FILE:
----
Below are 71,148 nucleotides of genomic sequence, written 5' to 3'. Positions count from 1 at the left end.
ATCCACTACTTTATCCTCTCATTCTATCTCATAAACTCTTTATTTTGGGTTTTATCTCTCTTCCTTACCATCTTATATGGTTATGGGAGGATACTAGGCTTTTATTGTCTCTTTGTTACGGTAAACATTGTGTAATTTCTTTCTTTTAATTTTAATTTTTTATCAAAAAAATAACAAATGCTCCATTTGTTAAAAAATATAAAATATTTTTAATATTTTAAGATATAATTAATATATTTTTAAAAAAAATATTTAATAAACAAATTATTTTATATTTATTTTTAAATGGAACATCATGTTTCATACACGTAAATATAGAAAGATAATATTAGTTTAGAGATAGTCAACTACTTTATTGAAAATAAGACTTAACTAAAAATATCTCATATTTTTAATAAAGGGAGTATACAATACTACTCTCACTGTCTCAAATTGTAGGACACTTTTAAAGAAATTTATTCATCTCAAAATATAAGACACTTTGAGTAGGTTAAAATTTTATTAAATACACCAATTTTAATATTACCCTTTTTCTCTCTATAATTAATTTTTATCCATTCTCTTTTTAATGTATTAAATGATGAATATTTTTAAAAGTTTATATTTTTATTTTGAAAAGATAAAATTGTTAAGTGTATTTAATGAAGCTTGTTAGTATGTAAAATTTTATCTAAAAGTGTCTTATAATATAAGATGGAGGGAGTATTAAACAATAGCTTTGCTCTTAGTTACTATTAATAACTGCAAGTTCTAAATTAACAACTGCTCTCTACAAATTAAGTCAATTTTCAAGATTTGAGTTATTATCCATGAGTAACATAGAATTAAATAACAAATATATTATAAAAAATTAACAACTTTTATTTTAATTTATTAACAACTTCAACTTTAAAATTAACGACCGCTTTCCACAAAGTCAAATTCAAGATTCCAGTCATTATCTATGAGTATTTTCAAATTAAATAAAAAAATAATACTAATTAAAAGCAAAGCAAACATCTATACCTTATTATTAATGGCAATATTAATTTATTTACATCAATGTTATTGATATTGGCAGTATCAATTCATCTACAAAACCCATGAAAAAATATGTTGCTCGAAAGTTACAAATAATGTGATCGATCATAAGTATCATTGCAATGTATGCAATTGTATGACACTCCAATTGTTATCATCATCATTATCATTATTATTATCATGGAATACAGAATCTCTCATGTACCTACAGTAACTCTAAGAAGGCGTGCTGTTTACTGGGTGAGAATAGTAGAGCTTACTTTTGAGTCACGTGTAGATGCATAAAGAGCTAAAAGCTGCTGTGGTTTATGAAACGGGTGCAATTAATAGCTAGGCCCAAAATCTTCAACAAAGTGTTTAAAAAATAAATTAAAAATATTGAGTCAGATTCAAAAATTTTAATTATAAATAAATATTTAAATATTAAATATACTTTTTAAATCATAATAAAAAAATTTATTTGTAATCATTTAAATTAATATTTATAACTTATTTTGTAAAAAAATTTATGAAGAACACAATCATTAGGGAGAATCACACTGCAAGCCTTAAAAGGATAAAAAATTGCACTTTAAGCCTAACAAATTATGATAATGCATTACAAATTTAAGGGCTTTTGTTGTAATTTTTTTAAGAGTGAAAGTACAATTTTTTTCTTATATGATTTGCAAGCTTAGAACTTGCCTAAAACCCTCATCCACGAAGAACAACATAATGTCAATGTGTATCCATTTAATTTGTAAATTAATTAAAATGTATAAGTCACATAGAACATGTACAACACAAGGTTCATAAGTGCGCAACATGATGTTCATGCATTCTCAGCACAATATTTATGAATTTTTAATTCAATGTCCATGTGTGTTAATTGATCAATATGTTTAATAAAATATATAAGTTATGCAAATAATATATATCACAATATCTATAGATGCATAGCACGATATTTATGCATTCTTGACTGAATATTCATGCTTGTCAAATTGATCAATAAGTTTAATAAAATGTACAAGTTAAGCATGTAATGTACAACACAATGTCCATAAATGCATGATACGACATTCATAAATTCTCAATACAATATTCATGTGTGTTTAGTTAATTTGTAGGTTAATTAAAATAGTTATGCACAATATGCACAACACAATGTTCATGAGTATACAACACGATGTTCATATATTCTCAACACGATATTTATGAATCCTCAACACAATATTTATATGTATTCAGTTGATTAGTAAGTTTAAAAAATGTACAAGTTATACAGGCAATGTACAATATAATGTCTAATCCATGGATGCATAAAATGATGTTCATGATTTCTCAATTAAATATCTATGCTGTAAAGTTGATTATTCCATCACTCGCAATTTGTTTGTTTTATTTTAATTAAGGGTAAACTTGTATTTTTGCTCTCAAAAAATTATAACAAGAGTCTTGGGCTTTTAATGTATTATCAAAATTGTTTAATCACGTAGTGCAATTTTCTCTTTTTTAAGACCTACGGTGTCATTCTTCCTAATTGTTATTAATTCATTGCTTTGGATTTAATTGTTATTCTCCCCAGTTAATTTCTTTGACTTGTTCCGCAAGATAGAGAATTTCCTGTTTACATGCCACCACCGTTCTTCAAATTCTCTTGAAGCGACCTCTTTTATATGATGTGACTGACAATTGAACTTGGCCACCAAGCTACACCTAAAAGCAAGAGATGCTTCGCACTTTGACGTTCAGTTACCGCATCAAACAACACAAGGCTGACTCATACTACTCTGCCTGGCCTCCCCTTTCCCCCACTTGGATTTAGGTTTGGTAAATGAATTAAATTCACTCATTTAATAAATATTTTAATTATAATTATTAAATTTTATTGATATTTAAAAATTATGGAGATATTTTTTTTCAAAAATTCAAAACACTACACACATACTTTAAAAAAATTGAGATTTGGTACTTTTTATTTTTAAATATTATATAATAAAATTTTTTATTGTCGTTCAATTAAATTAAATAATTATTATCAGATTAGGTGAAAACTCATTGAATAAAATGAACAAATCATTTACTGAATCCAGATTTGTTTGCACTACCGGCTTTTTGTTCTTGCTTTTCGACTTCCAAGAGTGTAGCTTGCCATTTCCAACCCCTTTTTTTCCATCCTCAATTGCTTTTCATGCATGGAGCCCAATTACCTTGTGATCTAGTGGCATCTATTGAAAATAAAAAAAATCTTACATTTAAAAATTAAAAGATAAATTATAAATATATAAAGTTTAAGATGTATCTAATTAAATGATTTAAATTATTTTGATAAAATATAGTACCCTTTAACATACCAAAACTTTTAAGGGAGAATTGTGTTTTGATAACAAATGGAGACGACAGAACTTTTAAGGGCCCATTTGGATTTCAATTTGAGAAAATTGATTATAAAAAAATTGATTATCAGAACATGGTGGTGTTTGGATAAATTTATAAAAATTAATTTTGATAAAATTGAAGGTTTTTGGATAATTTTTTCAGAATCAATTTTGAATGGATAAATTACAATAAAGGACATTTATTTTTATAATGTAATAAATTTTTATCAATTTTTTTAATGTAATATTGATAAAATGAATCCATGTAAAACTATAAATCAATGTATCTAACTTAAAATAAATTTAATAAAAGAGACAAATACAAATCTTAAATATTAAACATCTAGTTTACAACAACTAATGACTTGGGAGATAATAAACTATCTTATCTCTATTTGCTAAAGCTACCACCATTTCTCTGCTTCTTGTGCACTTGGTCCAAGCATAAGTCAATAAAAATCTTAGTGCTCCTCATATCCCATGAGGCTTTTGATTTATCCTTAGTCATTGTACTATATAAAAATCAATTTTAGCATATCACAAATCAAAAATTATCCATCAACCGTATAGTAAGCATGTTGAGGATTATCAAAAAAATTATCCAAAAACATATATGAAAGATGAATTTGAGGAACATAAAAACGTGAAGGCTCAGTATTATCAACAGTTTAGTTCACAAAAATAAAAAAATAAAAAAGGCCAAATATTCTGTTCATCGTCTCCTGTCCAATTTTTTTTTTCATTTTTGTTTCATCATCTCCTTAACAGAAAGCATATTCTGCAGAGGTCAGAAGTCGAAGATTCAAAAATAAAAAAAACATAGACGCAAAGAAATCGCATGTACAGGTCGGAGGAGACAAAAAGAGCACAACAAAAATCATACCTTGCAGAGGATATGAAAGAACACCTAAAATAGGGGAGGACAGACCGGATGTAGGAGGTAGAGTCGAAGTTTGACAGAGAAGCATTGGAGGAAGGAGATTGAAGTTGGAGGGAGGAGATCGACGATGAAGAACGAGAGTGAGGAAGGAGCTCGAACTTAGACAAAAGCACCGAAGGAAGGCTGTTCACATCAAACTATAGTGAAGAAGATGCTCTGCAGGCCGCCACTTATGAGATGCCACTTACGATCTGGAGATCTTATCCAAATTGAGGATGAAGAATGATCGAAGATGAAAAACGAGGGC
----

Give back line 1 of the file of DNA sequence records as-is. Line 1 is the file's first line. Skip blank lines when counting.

Below are 71,148 nucleotides of genomic sequence, written 5' to 3'. Positions count from 1 at the left end.